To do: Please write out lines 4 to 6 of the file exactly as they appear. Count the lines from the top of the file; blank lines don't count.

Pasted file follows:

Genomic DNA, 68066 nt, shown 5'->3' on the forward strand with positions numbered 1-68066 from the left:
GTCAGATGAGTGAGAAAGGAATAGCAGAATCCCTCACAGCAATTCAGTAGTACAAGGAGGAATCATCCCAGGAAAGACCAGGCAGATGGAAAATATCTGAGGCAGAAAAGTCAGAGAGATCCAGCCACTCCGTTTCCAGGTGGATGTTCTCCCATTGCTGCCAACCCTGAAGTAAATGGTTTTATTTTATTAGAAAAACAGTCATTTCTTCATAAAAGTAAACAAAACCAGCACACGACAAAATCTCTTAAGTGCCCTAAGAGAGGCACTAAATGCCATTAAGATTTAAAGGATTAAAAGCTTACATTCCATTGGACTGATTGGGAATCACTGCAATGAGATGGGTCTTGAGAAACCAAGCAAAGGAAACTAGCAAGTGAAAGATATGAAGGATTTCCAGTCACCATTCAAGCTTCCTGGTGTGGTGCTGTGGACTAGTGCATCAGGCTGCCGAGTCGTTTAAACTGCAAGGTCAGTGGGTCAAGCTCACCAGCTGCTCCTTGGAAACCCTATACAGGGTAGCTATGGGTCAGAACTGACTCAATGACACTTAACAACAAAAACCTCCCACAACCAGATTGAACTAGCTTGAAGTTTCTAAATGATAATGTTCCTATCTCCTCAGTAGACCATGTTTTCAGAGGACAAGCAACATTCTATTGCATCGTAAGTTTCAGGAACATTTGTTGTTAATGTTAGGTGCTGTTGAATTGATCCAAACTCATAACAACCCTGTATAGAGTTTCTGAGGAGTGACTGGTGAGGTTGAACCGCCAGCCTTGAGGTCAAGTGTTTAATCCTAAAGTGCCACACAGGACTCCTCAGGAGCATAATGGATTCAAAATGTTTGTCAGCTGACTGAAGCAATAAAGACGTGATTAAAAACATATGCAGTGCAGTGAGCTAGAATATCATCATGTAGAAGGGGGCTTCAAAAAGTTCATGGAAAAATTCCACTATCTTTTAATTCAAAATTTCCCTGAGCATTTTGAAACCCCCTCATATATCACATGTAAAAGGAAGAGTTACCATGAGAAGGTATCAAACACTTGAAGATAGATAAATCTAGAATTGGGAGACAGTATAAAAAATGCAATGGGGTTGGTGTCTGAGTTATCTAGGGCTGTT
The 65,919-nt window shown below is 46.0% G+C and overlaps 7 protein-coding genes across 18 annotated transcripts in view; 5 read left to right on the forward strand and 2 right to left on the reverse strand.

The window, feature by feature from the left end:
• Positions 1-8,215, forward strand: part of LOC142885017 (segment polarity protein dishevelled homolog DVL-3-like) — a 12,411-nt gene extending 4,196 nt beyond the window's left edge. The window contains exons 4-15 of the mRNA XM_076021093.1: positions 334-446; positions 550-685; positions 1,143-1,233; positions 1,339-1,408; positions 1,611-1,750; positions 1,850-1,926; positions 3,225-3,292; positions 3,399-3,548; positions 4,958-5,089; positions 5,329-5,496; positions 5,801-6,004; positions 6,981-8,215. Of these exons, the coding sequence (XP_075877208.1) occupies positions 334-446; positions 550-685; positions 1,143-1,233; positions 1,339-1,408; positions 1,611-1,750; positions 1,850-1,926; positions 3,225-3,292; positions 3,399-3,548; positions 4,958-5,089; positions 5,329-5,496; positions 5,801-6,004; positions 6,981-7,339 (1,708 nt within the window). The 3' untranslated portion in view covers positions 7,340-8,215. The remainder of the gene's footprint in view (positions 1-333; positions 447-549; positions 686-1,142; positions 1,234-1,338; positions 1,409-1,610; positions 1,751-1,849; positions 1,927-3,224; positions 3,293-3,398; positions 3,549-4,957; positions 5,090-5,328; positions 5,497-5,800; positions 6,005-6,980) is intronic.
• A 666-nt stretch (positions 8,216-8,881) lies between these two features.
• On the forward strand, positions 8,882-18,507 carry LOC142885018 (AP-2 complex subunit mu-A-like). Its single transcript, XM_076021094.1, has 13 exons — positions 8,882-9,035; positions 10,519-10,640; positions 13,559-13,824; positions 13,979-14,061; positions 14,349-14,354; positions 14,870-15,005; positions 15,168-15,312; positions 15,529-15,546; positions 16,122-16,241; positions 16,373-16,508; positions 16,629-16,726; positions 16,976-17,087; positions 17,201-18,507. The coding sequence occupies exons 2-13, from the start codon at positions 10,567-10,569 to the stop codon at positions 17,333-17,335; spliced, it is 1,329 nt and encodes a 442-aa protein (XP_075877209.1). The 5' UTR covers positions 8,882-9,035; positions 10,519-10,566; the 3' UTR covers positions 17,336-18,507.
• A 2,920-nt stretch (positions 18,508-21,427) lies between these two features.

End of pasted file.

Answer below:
The window, feature by feature from the left end:
• Positions 1-8,215, forward strand: part of LOC142885017 (segment polarity protein dishevelled homolog DVL-3-like) — a 12,411-nt gene extending 4,196 nt beyond the window's left edge. The window contains exons 4-15 of the mRNA XM_076021093.1: positions 334-446; positions 550-685; positions 1,143-1,233; positions 1,339-1,408; positions 1,611-1,750; positions 1,850-1,926; positions 3,225-3,292; positions 3,399-3,548; positions 4,958-5,089; positions 5,329-5,496; positions 5,801-6,004; positions 6,981-8,215. Of these exons, the coding sequence (XP_075877208.1) occupies positions 334-446; positions 550-685; positions 1,143-1,233; positions 1,339-1,408; positions 1,611-1,750; positions 1,850-1,926; positions 3,225-3,292; positions 3,399-3,548; positions 4,958-5,089; positions 5,329-5,496; positions 5,801-6,004; positions 6,981-7,339 (1,708 nt within the window). The 3' untranslated portion in view covers positions 7,340-8,215. The remainder of the gene's footprint in view (positions 1-333; positions 447-549; positions 686-1,142; positions 1,234-1,338; positions 1,409-1,610; positions 1,751-1,849; positions 1,927-3,224; positions 3,293-3,398; positions 3,549-4,957; positions 5,090-5,328; positions 5,497-5,800; positions 6,005-6,980) is intronic.
• A 666-nt stretch (positions 8,216-8,881) lies between these two features.